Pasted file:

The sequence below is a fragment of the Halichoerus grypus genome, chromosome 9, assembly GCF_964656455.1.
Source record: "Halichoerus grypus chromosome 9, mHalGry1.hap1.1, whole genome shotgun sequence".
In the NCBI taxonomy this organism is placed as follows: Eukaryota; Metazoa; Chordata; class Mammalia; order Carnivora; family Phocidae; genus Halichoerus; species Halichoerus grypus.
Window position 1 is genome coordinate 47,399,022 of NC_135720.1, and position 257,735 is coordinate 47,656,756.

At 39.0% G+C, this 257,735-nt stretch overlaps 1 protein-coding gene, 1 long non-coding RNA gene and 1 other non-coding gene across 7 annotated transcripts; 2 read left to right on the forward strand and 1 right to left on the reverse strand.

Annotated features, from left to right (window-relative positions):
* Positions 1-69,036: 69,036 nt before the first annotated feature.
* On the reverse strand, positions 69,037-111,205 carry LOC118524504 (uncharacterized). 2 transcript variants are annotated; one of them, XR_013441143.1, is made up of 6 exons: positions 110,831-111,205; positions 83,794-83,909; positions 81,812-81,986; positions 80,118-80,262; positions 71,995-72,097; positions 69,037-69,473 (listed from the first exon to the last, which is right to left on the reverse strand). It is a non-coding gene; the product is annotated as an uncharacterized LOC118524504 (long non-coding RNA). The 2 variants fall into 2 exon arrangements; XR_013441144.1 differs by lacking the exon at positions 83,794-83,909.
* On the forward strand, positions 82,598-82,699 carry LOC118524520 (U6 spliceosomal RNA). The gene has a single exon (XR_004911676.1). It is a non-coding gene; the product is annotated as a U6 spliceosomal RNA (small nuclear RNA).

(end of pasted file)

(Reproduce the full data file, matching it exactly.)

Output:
The sequence below is a fragment of the Halichoerus grypus genome, chromosome 9, assembly GCF_964656455.1.
Source record: "Halichoerus grypus chromosome 9, mHalGry1.hap1.1, whole genome shotgun sequence".
In the NCBI taxonomy this organism is placed as follows: Eukaryota; Metazoa; Chordata; class Mammalia; order Carnivora; family Phocidae; genus Halichoerus; species Halichoerus grypus.
Window position 1 is genome coordinate 47,399,022 of NC_135720.1, and position 257,735 is coordinate 47,656,756.

At 39.0% G+C, this 257,735-nt stretch overlaps 1 protein-coding gene, 1 long non-coding RNA gene and 1 other non-coding gene across 7 annotated transcripts; 2 read left to right on the forward strand and 1 right to left on the reverse strand.

Annotated features, from left to right (window-relative positions):
* Positions 1-69,036: 69,036 nt before the first annotated feature.
* On the reverse strand, positions 69,037-111,205 carry LOC118524504 (uncharacterized). 2 transcript variants are annotated; one of them, XR_013441143.1, is made up of 6 exons: positions 110,831-111,205; positions 83,794-83,909; positions 81,812-81,986; positions 80,118-80,262; positions 71,995-72,097; positions 69,037-69,473 (listed from the first exon to the last, which is right to left on the reverse strand). It is a non-coding gene; the product is annotated as an uncharacterized LOC118524504 (long non-coding RNA). The 2 variants fall into 2 exon arrangements; XR_013441144.1 differs by lacking the exon at positions 83,794-83,909.
* On the forward strand, positions 82,598-82,699 carry LOC118524520 (U6 spliceosomal RNA). The gene has a single exon (XR_004911676.1). It is a non-coding gene; the product is annotated as a U6 spliceosomal RNA (small nuclear RNA).